In Her Own Words

I am sure that if there had been none but I that would be saved, God would have done all that he has done for me.

Short Text, 20

He showed me a little thing, about the size of a hazelnut, lying in the palm of my hand, and to my mind’s eye it was as round as any ball. I looked at it and thought, “What can this be?” And the answer came to me, “It is all that is made.”

Short Text, 4

He did not say, “You shall not be tormented, you shall not be troubled, you shall not be grieved”, but he said, “You shall not be overcome.”

Short Text, 22  


Some of the things Julian said or implied are hardly orthodox Church doctrine, and might even be described as subversive.  Julian started with the assumption of a God whose wrath burned against sin and sinners, but that was not what she saw in her visions. The God she met could not be angry.      

He was entirely loving, with no room for anger or blame, even against sin. Sin, in fact, does not really exist in the conventional sense, because ‘God is all things’ and ‘God does all things’, and there is no sin in him. The suffering caused by sin does exist, but it was part of God’s plan because it made people humble and repentant, so that they returned to God. Julian even suggested that the suffering we cause ourselves through sin draws us closer to Jesus because it is like sharing his sufferings on the cross. ‘Sin is not shameful to man, but his glory’ because God’s grace will turn it to glory.  

Of course, a world in which sin doesn’t really exist and God never blames anyone for anything doesn’t tie in well with the idea of hell. Julian struggled with how it can be true that ‘all shall be well’ if there are souls suffering in hell for eternity, as the Church taught. God’s answer to her, in her vision, was that he would do something at the end of time so that ‘all shall be well’. Exactly what he would do was not revealed, but this final action would make ‘all well that is not well’. Despite Julian’s frequent protestations that she believed all Church teachings, she comes awfully close to universalism: the idea that everyone will be saved. Julian accepted that those who love sin are separated from God, but she added ‘if there are any that do’.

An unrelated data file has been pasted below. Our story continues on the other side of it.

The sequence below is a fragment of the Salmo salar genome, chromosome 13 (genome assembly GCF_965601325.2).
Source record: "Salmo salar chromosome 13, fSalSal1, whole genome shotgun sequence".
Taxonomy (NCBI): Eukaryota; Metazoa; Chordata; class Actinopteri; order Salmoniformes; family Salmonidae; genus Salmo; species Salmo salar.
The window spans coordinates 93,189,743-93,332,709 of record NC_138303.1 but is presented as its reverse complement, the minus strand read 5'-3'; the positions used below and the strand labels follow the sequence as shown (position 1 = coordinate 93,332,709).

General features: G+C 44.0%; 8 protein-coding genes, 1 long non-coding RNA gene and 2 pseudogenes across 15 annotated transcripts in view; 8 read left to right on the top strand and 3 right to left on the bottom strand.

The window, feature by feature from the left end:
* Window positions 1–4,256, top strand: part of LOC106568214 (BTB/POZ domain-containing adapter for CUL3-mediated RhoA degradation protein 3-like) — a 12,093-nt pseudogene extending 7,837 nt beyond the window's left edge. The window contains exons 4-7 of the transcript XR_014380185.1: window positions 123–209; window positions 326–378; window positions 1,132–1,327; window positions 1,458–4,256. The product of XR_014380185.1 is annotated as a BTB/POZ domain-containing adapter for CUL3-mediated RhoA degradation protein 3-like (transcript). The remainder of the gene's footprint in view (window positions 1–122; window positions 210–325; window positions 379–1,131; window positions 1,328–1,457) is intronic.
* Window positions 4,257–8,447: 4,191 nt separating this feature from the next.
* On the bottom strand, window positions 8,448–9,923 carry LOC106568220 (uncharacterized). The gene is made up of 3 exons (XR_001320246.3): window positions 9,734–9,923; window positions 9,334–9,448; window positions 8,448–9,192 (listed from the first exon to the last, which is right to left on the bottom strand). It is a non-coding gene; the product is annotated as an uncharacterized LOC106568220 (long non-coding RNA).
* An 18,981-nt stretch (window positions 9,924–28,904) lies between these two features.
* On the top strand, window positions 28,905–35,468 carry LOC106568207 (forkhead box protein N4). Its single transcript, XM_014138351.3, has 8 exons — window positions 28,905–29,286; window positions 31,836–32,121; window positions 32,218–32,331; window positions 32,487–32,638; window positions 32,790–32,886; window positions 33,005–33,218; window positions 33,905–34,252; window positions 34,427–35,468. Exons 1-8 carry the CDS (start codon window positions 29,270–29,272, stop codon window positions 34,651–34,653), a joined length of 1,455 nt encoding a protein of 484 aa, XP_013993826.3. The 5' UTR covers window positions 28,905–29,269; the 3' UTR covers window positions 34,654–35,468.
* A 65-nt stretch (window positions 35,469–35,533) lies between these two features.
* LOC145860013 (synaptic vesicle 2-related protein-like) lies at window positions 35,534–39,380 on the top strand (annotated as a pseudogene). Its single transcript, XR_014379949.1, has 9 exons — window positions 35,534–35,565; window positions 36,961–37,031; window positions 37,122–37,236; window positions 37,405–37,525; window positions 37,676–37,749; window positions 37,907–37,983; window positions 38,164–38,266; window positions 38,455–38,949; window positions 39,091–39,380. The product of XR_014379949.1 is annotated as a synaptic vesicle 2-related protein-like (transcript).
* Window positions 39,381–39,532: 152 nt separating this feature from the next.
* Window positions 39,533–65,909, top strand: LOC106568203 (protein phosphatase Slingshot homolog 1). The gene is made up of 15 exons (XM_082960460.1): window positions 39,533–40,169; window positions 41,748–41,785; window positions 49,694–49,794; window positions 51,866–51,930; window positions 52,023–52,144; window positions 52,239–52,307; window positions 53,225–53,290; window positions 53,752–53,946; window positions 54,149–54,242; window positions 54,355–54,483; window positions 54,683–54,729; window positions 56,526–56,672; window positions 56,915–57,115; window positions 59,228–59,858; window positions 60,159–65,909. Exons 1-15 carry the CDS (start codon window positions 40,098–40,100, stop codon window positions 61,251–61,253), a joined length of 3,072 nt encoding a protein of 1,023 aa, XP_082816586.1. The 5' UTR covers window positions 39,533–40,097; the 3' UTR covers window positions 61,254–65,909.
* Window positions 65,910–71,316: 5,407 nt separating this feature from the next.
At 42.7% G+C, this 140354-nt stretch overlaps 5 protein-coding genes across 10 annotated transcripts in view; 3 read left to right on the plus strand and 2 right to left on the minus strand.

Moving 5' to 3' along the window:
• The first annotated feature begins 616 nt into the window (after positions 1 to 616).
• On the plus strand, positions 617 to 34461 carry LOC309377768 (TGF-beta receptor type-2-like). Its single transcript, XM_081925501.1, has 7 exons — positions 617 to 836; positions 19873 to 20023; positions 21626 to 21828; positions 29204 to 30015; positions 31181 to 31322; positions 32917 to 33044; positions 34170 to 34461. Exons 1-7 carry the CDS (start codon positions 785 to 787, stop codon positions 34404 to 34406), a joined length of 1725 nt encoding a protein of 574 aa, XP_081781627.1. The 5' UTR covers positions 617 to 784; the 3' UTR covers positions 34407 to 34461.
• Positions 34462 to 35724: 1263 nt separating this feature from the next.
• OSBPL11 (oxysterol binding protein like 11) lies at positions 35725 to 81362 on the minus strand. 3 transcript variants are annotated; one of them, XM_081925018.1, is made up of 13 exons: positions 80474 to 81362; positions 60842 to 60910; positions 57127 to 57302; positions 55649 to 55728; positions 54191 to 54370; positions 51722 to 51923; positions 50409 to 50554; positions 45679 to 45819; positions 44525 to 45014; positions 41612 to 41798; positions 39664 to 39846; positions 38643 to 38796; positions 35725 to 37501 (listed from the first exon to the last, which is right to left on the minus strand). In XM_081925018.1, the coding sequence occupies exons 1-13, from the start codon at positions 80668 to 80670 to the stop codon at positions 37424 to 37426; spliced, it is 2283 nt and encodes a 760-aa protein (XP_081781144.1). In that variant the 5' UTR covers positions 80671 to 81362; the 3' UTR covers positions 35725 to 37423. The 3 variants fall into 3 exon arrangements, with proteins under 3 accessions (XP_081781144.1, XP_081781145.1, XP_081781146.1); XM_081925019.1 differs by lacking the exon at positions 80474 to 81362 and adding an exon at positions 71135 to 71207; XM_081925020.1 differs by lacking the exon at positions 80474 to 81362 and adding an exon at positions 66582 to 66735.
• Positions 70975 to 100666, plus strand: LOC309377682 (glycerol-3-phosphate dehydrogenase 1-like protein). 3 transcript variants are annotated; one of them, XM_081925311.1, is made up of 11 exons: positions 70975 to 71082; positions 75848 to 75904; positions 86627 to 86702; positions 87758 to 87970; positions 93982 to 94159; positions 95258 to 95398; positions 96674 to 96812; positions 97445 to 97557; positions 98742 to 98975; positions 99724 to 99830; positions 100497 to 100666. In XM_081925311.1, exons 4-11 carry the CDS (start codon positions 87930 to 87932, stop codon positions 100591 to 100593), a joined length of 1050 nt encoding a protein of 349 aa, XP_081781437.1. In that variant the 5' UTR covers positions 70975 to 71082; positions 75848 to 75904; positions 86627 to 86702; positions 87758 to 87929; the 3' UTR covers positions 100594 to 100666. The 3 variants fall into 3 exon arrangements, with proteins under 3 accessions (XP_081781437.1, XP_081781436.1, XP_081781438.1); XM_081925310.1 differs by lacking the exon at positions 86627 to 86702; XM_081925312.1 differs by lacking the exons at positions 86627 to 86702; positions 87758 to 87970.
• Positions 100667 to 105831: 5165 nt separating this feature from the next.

Julian lived at least into her 70s and was regarded with respect by local people, so despite her unorthodox beliefs she avoided being labelled a heretic. Her revelations remain a source of comfort and inspiration to many, perhaps because they show that even a nameless woman, ‘ignorant, weak and frail’ is immeasurably precious in the eyes of an immeasurably loving God.